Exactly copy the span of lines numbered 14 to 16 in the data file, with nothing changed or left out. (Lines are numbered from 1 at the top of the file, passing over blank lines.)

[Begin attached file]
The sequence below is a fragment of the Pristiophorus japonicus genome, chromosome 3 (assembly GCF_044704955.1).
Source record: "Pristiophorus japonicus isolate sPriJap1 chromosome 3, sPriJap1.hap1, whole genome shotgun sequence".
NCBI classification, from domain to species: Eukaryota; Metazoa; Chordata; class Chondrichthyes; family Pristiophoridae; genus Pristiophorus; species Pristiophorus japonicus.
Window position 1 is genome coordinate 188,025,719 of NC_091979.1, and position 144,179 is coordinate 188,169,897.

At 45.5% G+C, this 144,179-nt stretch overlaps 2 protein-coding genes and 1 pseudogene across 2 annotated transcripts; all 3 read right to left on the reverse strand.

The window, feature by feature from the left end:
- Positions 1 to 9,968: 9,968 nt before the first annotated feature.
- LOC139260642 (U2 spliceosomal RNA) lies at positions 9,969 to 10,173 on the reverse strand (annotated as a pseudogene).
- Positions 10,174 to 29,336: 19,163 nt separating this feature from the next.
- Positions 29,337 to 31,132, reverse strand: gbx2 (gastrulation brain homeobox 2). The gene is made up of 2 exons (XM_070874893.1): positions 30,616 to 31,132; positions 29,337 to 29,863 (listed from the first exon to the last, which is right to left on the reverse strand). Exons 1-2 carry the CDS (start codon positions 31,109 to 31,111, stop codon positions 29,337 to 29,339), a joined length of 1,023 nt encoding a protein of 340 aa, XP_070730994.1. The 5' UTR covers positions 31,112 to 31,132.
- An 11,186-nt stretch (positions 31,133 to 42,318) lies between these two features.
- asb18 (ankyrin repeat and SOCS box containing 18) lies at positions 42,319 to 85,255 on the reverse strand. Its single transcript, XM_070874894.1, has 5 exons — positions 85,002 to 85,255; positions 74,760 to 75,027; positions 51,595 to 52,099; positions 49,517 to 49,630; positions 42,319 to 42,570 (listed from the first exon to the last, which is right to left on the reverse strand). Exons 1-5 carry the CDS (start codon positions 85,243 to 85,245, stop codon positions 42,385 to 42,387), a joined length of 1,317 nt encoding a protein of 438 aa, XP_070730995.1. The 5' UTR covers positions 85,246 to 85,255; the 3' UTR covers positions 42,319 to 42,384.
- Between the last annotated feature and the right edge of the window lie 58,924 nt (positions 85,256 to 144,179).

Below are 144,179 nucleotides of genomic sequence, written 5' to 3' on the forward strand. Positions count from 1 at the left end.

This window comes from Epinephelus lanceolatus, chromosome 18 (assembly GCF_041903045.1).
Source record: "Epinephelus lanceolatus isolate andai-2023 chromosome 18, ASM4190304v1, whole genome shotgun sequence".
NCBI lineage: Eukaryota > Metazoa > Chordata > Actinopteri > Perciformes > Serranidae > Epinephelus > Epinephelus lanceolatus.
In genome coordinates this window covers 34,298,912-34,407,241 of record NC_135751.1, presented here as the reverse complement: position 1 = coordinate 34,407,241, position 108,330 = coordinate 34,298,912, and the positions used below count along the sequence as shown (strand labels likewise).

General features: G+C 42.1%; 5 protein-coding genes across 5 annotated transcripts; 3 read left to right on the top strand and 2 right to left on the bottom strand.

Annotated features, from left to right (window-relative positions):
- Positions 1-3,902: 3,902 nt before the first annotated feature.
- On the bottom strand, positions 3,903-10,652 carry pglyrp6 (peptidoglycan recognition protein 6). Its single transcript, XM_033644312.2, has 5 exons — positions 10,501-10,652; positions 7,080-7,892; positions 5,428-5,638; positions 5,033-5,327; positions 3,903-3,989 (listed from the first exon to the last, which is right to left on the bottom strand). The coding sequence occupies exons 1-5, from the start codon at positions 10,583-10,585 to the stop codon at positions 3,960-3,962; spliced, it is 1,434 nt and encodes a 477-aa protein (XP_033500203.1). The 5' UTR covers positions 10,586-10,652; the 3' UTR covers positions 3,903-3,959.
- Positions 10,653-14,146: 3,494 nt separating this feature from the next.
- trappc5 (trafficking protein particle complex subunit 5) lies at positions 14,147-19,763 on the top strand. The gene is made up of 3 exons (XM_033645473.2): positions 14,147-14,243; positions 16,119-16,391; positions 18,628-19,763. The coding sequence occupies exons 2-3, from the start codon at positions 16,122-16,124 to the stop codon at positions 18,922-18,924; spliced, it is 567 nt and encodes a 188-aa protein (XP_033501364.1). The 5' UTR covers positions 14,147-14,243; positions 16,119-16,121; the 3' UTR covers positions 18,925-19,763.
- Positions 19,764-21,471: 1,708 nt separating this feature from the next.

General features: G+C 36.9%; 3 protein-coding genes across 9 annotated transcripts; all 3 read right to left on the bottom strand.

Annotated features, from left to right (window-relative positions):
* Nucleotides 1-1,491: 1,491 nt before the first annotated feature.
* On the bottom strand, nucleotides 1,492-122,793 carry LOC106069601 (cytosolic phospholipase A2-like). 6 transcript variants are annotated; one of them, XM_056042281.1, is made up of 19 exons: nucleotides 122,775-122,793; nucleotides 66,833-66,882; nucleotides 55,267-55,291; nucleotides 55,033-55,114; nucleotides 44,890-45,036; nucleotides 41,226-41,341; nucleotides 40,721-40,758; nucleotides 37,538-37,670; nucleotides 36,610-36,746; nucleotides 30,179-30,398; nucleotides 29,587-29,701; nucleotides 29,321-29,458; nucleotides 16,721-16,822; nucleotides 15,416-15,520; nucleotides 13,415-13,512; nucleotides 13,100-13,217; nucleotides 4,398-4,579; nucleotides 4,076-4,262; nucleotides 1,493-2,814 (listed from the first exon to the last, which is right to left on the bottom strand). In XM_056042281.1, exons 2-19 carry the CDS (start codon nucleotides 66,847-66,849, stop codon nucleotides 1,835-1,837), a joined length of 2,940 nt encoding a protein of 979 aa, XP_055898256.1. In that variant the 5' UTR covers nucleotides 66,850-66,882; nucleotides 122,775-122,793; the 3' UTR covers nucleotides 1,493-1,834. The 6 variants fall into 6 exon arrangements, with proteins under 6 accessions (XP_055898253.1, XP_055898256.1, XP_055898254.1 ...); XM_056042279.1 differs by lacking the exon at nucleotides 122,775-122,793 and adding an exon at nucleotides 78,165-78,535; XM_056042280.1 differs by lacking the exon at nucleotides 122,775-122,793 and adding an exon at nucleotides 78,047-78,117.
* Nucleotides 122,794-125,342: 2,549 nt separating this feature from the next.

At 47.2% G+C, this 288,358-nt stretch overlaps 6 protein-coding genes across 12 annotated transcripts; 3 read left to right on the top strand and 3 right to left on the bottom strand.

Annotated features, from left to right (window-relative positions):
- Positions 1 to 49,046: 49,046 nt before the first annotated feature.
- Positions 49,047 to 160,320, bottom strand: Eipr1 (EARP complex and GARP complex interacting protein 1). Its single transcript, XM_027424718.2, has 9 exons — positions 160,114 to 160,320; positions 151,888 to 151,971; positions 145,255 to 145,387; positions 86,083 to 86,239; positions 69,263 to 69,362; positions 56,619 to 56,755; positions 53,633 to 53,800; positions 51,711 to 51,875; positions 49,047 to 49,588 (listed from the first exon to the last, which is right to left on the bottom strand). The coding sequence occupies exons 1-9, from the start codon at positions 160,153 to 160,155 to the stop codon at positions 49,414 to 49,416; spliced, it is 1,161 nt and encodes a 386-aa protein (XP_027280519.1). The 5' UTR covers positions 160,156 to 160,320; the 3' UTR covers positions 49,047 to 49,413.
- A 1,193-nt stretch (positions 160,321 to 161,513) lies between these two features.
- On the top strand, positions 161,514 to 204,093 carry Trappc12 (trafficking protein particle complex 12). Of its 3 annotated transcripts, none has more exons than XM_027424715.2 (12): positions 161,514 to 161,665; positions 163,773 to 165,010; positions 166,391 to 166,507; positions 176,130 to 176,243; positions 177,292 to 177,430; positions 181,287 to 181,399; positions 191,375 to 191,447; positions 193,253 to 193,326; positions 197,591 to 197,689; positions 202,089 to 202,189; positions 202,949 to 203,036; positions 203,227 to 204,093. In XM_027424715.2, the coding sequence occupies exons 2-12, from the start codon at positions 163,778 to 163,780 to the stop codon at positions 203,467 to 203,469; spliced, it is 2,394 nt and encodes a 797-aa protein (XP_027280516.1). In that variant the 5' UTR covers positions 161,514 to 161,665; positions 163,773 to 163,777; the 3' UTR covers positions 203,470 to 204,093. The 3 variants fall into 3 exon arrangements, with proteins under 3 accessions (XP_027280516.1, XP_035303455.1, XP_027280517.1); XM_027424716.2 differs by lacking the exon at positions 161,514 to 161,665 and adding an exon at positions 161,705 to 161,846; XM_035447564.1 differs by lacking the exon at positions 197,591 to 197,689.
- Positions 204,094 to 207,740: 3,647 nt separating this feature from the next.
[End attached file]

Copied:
Below are 144,179 nucleotides of genomic sequence, written 5' to 3' on the forward strand. Positions count from 1 at the left end.

This window comes from Epinephelus lanceolatus, chromosome 18 (assembly GCF_041903045.1).
Source record: "Epinephelus lanceolatus isolate andai-2023 chromosome 18, ASM4190304v1, whole genome shotgun sequence".